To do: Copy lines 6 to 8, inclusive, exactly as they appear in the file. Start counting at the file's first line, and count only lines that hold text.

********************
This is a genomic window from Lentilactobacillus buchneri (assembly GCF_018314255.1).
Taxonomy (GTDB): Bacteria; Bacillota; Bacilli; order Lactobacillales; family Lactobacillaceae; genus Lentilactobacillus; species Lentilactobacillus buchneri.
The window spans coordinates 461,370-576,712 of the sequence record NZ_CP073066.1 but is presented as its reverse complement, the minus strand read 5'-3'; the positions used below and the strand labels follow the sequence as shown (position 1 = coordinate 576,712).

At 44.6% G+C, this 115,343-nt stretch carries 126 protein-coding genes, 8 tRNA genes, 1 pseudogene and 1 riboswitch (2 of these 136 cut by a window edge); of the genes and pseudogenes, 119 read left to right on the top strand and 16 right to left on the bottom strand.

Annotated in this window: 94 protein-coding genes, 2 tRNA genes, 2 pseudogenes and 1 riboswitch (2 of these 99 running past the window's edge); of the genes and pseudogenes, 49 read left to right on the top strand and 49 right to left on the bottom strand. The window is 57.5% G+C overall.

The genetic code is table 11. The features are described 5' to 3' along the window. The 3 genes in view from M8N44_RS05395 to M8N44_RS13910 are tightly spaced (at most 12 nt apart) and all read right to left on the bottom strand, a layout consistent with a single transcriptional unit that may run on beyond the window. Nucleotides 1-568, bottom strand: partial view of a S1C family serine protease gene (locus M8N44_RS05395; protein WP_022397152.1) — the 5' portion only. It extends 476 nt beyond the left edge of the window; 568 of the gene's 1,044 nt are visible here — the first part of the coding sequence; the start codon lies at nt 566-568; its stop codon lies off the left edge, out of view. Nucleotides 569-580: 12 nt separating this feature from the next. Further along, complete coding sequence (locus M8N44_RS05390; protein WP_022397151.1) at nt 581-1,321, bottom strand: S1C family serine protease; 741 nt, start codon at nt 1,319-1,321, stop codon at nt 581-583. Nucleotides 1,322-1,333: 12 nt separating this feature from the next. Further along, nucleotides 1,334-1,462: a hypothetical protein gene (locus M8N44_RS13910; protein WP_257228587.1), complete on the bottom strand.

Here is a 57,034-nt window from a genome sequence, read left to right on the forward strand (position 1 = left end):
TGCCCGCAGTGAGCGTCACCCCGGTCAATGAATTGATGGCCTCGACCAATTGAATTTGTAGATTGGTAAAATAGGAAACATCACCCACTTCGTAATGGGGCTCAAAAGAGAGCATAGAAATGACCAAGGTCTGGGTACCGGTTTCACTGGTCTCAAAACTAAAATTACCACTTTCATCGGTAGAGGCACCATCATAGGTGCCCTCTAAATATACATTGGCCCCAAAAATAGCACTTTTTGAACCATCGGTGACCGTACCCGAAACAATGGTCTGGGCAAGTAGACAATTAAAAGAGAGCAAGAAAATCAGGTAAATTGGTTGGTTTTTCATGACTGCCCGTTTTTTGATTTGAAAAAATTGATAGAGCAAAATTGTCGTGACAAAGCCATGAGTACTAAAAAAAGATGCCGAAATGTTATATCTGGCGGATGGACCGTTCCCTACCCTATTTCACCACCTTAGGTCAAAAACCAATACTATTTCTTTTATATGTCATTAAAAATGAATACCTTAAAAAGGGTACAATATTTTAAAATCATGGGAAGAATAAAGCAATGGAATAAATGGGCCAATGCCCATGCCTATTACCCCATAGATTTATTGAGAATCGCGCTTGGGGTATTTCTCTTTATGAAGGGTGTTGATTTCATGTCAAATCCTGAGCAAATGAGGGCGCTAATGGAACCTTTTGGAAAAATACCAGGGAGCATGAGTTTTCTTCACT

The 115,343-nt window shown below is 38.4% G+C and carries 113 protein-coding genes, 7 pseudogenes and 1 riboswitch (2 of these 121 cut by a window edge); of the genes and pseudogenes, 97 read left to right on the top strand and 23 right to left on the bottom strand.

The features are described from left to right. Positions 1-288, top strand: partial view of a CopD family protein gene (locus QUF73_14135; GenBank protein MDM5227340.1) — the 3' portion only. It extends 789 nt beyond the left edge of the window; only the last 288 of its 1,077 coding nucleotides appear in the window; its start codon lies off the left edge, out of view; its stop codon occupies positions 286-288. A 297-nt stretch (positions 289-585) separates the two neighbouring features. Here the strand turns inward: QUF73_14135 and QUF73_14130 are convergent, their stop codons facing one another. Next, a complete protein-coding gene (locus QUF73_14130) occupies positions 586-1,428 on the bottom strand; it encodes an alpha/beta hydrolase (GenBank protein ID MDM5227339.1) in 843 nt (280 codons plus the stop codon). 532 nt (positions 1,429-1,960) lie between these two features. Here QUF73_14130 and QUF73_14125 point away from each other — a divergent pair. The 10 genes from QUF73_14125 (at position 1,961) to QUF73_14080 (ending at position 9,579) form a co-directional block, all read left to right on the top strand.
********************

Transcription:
The genetic code is table 11. The features are described 5' to 3' along the window. The 3 genes in view from M8N44_RS05395 to M8N44_RS13910 are tightly spaced (at most 12 nt apart) and all read right to left on the bottom strand, a layout consistent with a single transcriptional unit that may run on beyond the window. Nucleotides 1-568, bottom strand: partial view of a S1C family serine protease gene (locus M8N44_RS05395; protein WP_022397152.1) — the 5' portion only. It extends 476 nt beyond the left edge of the window; 568 of the gene's 1,044 nt are visible here — the first part of the coding sequence; the start codon lies at nt 566-568; its stop codon lies off the left edge, out of view. Nucleotides 569-580: 12 nt separating this feature from the next. Further along, complete coding sequence (locus M8N44_RS05390; protein WP_022397151.1) at nt 581-1,321, bottom strand: S1C family serine protease; 741 nt, start codon at nt 1,319-1,321, stop codon at nt 581-583. Nucleotides 1,322-1,333: 12 nt separating this feature from the next. Further along, nucleotides 1,334-1,462: a hypothetical protein gene (locus M8N44_RS13910; protein WP_257228587.1), complete on the bottom strand.

Here is a 57,034-nt window from a genome sequence, read left to right on the forward strand (position 1 = left end):
TGCCCGCAGTGAGCGTCACCCCGGTCAATGAATTGATGGCCTCGACCAATTGAATTTGTAGATTGGTAAAATAGGAAACATCACCCACTTCGTAATGGGGCTCAAAAGAGAGCATAGAAATGACCAAGGTCTGGGTACCGGTTTCACTGGTCTCAAAACTAAAATTACCACTTTCATCGGTAGAGGCACCATCATAGGTGCCCTCTAAATATACATTGGCCCCAAAAATAGCACTTTTTGAACCATCGGTGACCGTACCCGAAACAATGGTCTGGGCAAGTAGACAATTAAAAGAGAGCAAGAAAATCAGGTAAATTGGTTGGTTTTTCATGACTGCCCGTTTTTTGATTTGAAAAAATTGATAGAGCAAAATTGTCGTGACAAAGCCATGAGTACTAAAAAAAGATGCCGAAATGTTATATCTGGCGGATGGACCGTTCCCTACCCTATTTCACCACCTTAGGTCAAAAACCAATACTATTTCTTTTATATGTCATTAAAAATGAATACCTTAAAAAGGGTACAATATTTTAAAATCATGGGAAGAATAAAGCAATGGAATAAATGGGCCAATGCCCATGCCTATTACCCCATAGATTTATTGAGAATCGCGCTTGGGGTATTTCTCTTTATGAAGGGTGTTGATTTCATGTCAAATCCTGAGCAAATGAGGGCGCTAATGGAACCTTTTGGAAAAATACCAGGGAGCATGAGTTTTCTTCACT